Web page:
Case Western Reserve University scientists are developing artificial intelligence (AI) tools to help surgeons and oncologists identify the subtle but critical differences between a recurring tumor and damaged non-cancerous tissue on post-operative MRI scans of certain cancer patients.
The work is being led by Pallavi Tiwari, PhD, and Satish Viswanath, PhD. Both are faculty members in the Case Western Reserve School of Medicine and lead researchers in the Center for Computational Imaging and Personal Diagnostics (CCIPD) at the Case School of Engineering.
Radiomics refers to the method of extracting certain features from radiographic medical images using data-characterization algorithms. These features, when interpreted by the computer, could uncover disease characteristics that fail to be appreciated by the naked eye.
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Tiwari, Viswanath and several collaborators were recently awarded a $1.15 million grant from the National Cancer Institute (NCI)'s Informatics Technology in Cancer Research (ITCR) program to pursue development and dissemination of the AI-informed tools.
The potential benefit for doctors and their patients: Fewer unnecessary surgeries to remove suspect tissue which now can only be confirmed to be non-cancerous after initial therapy. Doctors often end up performing those surgeries for one simple reason: Tissue that has been scarred and damaged - even killed - by chemotherapy or radiation resembles a recurring tumor on an MRI scan, the researchers said.
"They look very similar on the image, at least from what the human eye can perceive," said Viswanath, who specializes in colorectal cancers, while Tiwari focuses on brain cancers. For a colorectal cancer patient, that can often mean getting a proctectomy (a portion of the rectum removed), a radical procedure that significantly reduces quality of life, Viswanath said.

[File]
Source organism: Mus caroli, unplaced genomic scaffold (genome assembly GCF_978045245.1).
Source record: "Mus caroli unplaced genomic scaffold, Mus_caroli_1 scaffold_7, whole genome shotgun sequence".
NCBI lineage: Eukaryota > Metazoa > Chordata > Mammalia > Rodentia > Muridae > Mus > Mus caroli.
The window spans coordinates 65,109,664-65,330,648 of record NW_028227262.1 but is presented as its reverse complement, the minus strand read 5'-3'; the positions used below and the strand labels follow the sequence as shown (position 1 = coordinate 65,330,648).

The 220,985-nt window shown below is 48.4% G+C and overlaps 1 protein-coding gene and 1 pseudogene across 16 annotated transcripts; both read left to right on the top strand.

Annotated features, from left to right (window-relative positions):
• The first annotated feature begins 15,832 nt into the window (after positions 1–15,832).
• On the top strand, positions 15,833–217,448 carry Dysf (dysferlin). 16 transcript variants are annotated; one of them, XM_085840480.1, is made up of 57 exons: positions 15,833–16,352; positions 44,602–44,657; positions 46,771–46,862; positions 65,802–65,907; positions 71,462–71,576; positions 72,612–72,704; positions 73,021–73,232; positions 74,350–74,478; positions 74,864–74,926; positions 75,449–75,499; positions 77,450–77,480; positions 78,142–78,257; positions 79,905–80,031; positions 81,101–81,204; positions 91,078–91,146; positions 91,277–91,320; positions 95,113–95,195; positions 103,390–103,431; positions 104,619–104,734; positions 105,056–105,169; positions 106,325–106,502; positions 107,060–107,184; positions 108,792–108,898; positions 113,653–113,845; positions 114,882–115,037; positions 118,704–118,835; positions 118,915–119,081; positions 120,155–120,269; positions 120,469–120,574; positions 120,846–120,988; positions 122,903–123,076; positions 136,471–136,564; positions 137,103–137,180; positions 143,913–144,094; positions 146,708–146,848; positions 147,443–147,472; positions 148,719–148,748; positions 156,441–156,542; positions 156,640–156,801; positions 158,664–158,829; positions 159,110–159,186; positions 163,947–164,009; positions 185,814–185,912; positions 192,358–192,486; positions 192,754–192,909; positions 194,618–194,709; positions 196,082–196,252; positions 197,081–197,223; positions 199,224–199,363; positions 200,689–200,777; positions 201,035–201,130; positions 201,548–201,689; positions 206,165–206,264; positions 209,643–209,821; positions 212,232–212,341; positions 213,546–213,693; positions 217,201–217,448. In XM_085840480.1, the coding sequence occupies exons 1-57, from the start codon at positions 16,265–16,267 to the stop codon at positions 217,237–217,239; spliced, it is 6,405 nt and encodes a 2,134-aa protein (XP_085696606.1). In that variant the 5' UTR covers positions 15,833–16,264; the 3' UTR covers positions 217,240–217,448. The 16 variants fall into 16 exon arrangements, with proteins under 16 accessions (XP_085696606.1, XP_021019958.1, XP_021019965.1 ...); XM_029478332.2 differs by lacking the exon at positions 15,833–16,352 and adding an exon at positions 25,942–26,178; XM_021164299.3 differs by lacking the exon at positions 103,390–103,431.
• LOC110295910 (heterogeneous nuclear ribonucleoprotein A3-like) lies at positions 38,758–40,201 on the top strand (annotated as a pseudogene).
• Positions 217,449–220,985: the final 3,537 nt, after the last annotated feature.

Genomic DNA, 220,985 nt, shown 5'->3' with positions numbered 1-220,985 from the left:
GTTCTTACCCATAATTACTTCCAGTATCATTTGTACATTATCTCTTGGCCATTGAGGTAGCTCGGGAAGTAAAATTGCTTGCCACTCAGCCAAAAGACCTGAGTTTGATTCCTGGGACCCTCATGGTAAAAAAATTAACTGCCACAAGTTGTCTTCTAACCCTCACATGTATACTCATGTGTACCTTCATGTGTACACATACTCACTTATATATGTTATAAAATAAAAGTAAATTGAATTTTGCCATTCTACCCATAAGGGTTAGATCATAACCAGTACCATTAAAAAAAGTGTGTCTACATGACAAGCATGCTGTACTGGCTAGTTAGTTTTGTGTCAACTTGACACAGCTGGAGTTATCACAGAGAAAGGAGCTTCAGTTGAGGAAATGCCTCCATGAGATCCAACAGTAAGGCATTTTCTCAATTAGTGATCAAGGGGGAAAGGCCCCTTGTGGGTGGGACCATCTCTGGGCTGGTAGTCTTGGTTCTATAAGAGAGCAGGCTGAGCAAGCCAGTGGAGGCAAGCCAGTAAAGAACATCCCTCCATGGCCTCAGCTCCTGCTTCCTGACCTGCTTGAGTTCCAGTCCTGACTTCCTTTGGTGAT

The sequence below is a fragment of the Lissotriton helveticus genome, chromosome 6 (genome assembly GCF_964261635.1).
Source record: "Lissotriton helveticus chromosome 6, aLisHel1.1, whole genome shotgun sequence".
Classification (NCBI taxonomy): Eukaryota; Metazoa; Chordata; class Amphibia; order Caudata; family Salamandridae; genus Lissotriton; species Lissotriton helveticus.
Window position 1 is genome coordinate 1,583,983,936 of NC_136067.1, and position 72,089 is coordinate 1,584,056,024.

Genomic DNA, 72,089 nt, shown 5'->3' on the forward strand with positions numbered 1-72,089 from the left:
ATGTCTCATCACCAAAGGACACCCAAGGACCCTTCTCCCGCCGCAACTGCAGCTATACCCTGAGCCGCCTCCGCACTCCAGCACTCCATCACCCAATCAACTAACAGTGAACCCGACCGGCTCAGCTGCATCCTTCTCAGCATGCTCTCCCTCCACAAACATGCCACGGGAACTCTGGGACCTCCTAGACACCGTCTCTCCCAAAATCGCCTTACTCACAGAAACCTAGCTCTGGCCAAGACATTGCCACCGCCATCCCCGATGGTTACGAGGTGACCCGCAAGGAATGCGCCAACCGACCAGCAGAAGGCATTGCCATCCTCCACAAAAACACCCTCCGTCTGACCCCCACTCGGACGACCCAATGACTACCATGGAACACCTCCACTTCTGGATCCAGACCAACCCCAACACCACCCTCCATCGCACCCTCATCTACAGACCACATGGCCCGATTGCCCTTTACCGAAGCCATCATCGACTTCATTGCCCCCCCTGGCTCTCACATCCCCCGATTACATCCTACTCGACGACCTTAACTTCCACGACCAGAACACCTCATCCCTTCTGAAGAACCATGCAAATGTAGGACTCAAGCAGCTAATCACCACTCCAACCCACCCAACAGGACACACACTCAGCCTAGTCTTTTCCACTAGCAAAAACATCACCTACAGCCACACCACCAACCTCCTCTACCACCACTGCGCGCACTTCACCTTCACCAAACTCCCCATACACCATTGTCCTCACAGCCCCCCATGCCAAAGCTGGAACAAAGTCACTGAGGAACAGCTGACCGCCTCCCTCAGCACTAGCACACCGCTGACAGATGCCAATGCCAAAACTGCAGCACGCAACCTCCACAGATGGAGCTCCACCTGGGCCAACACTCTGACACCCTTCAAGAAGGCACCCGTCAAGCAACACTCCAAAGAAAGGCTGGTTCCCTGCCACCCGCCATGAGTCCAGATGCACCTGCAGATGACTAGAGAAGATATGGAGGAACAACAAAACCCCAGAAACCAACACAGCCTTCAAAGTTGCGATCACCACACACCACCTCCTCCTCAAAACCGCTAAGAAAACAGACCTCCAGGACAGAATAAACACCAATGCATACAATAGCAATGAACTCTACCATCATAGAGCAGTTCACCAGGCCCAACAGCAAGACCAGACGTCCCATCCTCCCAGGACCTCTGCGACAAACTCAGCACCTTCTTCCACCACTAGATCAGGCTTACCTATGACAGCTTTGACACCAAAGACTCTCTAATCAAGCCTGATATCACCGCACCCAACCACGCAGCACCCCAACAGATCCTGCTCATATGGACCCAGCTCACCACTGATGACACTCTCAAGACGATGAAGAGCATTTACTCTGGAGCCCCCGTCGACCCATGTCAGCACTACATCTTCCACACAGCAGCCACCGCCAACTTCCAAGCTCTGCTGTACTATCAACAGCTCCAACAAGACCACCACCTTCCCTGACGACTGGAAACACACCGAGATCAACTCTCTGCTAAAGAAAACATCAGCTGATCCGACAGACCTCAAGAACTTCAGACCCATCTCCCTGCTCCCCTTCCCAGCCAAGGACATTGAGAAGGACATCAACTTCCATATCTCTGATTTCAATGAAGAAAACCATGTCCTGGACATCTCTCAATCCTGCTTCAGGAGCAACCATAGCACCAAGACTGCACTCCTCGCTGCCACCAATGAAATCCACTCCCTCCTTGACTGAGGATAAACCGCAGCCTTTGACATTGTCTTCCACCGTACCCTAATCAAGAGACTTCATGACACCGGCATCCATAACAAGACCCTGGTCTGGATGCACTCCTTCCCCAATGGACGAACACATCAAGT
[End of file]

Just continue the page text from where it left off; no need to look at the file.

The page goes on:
"So, until now, if you do not take the lesion out, you cannot tell if it is a tumor," Tiwari said. "But you really do not want to keep hitting cancer patients with unnecessary surgeries - and that is especially true in both brain and colorectal cancers."
Their proposed tool would harness the interpretive power of the center's deep-learning computers, which will use the AI tools being designed and developed in this project to tease out miniscule variations between the tumors and damaged tissue on MRI scans. Those previously unseen variations differentiate tumors from dead tissue (known as necrosis, when most or even all of the cells in the tissue have died) or severely damaged scar tissue (known as fibrosis).
The research covers brain and colorectal cancer because they are similar in "terms of over-treatment," Viswanath said, referring to decisions by some surgeons to not risk a second surgery when it is actually necessary, or the earlier example of an unnecessary surgery.
The NCI grant also calls for the researchers to begin making the tool available to other scientists, with an eye on future dissemination among clinicians.
"Dissemination of this information is a key to this grant," Tiwari said. "The research community is starting to appreciate the importance of radiomics, and there is a lot of excitement. Hopefully, the next step is to really get this into the clinical community as well."
MEDICA-tradefair.com; Source: Case Western Reserve University